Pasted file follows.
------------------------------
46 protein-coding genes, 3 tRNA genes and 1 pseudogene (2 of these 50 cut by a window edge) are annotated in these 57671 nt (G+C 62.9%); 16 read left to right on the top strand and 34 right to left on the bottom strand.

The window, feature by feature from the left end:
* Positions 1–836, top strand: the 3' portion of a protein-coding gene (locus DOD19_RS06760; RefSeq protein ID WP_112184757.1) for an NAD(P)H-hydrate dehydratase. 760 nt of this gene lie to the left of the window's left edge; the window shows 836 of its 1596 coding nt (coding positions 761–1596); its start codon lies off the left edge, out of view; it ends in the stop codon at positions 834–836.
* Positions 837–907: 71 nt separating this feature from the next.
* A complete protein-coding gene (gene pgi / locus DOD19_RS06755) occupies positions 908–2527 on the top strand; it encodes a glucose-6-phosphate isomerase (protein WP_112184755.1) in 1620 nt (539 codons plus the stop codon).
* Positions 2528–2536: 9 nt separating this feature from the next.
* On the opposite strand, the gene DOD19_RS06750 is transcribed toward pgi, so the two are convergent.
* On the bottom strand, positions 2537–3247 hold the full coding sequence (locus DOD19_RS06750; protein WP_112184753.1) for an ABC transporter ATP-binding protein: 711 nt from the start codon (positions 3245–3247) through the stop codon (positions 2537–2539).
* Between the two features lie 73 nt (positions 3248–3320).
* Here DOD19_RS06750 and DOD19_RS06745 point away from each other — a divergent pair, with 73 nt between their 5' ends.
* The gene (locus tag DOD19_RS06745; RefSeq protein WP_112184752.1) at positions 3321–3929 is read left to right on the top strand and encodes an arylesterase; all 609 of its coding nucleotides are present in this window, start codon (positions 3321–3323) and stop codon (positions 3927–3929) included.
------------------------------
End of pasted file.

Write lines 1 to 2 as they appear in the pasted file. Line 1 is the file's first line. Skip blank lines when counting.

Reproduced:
46 protein-coding genes, 3 tRNA genes and 1 pseudogene (2 of these 50 cut by a window edge) are annotated in these 57671 nt (G+C 62.9%); 16 read left to right on the top strand and 34 right to left on the bottom strand.

The window, feature by feature from the left end: